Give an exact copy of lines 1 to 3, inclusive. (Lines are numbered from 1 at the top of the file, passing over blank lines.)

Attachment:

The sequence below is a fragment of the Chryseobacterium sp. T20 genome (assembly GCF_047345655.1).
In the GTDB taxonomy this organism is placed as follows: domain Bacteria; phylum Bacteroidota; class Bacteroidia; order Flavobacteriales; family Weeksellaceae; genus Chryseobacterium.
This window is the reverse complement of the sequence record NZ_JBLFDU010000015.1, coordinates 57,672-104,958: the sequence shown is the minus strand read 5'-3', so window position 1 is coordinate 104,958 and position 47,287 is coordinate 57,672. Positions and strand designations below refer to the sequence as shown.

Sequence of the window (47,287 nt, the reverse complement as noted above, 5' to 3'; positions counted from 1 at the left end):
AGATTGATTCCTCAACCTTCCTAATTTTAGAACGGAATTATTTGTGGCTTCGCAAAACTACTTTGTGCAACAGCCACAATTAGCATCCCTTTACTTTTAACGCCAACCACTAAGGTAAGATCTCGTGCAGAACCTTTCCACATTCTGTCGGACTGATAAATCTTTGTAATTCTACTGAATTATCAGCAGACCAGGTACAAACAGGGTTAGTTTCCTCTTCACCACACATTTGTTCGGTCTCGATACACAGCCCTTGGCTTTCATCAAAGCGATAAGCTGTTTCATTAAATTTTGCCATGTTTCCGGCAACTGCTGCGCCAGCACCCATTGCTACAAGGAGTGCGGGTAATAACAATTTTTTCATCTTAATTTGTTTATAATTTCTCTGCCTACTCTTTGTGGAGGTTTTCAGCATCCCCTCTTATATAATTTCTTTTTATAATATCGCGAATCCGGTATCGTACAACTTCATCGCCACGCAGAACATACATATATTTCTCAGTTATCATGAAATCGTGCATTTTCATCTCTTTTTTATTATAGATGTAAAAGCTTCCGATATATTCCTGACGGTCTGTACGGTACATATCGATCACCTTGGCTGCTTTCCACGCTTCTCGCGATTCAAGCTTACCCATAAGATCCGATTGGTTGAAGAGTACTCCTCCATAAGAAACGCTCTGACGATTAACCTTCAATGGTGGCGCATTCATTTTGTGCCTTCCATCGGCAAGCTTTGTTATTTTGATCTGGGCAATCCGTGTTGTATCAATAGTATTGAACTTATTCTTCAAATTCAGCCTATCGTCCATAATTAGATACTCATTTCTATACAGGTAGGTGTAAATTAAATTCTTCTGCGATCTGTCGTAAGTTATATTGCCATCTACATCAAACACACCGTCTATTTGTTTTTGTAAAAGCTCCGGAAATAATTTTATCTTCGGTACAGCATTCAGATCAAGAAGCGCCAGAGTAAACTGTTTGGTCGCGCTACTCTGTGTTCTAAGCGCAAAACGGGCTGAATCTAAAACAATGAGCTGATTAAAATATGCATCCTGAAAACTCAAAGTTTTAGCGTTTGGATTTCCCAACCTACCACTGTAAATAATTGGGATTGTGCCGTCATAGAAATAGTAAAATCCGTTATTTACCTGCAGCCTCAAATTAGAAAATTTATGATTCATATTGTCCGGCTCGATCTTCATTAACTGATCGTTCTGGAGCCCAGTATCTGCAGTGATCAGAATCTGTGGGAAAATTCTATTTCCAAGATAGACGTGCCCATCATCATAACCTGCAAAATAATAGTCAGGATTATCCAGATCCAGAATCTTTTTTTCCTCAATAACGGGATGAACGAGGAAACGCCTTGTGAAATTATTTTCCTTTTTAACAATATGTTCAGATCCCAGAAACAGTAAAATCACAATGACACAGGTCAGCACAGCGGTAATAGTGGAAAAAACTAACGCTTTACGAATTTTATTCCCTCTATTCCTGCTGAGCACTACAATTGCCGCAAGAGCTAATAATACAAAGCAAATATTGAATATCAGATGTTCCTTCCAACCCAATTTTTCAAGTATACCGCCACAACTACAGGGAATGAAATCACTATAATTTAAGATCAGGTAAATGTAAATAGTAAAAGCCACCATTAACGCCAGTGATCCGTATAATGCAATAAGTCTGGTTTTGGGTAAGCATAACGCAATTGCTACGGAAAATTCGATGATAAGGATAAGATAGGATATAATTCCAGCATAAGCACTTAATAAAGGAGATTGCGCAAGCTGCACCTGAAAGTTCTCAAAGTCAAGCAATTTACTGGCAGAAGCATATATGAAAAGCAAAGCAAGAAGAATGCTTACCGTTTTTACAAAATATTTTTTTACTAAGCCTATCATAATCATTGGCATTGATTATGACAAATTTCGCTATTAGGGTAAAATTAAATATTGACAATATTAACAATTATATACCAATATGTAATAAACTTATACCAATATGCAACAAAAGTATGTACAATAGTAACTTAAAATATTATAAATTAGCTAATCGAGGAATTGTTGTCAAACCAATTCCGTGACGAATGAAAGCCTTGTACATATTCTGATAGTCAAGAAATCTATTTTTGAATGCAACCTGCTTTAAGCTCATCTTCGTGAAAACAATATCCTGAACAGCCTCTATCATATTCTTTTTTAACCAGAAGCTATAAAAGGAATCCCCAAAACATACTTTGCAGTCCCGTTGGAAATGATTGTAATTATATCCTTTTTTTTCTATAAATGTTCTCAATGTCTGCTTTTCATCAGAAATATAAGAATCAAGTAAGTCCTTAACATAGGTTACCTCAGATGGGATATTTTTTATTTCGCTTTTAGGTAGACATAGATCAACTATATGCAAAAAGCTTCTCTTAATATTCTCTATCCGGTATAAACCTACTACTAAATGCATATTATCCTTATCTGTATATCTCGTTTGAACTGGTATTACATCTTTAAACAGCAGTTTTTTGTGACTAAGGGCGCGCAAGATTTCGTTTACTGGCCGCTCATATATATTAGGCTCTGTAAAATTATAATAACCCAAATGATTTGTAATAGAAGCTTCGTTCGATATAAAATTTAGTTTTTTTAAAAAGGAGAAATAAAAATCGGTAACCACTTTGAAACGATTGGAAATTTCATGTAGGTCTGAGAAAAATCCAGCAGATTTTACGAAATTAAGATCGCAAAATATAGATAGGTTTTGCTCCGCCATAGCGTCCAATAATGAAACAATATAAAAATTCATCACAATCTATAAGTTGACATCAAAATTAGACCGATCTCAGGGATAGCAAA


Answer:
The sequence below is a fragment of the Chryseobacterium sp. T20 genome (assembly GCF_047345655.1).
In the GTDB taxonomy this organism is placed as follows: domain Bacteria; phylum Bacteroidota; class Bacteroidia; order Flavobacteriales; family Weeksellaceae; genus Chryseobacterium.
This window is the reverse complement of the sequence record NZ_JBLFDU010000015.1, coordinates 57,672-104,958: the sequence shown is the minus strand read 5'-3', so window position 1 is coordinate 104,958 and position 47,287 is coordinate 57,672. Positions and strand designations below refer to the sequence as shown.